Since child maltreatment and foster care placement are strong risk factors for delinquency and juvenile justice involvement, and there is substantial crossover between youth in the child welfare and juvenile justice systems, the current study examined the long-term impact of the Fostering Healthy Futures (FHF) program, a 30-week mentoring and skills group preventive intervention for preadolescent maltreated children in foster care.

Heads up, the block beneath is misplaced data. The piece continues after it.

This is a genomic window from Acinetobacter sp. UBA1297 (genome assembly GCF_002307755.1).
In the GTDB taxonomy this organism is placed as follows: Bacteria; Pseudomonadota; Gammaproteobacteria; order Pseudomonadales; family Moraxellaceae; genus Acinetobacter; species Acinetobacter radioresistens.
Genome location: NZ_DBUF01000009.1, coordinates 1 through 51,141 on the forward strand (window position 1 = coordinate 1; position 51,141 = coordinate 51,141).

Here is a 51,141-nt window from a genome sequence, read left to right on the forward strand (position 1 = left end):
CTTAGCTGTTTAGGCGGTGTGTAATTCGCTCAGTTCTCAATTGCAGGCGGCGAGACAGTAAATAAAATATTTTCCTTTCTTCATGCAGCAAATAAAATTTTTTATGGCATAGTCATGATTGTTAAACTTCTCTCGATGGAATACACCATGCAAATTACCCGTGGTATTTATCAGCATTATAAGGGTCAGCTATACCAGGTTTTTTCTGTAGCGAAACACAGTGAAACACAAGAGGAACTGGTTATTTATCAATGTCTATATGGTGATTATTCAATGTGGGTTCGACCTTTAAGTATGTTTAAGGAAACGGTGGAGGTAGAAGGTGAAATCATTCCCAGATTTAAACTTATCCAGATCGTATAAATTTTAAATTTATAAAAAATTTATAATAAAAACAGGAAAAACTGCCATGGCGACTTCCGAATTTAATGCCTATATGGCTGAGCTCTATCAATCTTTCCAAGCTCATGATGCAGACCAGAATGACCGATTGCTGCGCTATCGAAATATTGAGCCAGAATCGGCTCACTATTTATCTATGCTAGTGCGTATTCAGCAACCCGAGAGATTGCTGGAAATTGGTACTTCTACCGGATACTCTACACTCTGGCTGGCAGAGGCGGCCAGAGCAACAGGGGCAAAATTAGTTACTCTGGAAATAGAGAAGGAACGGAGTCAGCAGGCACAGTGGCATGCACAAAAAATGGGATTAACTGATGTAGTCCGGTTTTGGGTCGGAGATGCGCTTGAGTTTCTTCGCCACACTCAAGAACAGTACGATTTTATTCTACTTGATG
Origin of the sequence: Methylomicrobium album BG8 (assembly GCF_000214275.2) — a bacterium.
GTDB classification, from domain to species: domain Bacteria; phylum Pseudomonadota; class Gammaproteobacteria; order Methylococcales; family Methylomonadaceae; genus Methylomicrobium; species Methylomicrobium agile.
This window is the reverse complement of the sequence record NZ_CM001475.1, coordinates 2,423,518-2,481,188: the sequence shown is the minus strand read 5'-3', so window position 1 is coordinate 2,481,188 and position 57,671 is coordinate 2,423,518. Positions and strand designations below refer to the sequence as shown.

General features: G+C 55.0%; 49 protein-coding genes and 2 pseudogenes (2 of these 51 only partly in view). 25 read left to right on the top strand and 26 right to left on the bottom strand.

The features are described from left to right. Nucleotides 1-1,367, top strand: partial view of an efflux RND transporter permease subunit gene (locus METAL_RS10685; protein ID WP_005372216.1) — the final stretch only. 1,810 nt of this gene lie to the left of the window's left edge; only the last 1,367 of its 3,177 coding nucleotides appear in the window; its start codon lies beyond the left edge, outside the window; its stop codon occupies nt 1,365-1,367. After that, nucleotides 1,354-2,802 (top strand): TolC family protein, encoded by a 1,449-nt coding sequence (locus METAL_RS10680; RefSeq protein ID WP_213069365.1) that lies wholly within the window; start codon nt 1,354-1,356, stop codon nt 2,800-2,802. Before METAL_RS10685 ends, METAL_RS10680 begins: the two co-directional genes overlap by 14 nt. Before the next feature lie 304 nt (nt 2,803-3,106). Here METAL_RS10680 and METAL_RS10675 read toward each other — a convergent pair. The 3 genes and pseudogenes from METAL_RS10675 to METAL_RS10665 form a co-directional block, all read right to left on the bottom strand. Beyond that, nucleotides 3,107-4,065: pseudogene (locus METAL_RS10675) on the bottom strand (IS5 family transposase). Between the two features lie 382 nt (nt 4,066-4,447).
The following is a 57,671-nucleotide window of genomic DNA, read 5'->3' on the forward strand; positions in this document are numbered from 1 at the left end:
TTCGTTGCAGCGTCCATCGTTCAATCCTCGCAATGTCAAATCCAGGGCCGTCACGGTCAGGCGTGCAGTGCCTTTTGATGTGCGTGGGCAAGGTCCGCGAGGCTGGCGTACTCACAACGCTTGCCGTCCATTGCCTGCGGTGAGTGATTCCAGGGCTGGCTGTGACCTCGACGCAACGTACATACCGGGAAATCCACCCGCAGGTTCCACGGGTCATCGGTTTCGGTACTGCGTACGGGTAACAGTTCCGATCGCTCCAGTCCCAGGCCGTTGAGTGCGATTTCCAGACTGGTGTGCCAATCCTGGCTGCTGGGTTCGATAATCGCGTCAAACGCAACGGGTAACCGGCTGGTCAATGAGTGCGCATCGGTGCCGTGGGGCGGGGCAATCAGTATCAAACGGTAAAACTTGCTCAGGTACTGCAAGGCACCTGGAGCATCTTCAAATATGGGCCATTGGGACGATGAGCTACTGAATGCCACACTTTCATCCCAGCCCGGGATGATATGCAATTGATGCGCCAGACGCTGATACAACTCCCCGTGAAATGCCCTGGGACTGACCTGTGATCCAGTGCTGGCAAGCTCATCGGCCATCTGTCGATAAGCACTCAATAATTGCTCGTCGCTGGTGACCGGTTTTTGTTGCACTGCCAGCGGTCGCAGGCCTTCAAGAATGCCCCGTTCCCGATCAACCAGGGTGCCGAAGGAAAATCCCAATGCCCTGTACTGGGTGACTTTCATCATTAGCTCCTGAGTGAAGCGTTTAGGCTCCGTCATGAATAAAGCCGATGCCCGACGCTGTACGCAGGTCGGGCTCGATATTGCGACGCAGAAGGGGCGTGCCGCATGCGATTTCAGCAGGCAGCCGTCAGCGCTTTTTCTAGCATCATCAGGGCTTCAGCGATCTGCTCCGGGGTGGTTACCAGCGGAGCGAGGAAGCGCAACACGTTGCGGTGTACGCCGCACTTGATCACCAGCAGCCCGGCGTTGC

Participants included 426 children recently placed in out-of-home care who were randomized to intervention or control conditions. Outcomes included both self-reported delinquency, measured at multiple time points between 6 months and 12 years post-intervention, as well as court records of delinquency charges, which were measured for 7 consecutive years, beginning 3 months after the intervention began. Results from multilevel models indicated that the intervention group self-reported 30–82 percent less total and non-violent delinquency than the control group between ages 14 and 18. Court charges for total and violent delinquency in mid-adolescence were also 15–30 percent lower for the intervention group. These findings indicate that a mentoring and skills training program in preadolescence can reduce delinquency and justice involvement for children who are at high risk for these outcomes. (publisher abstract modified)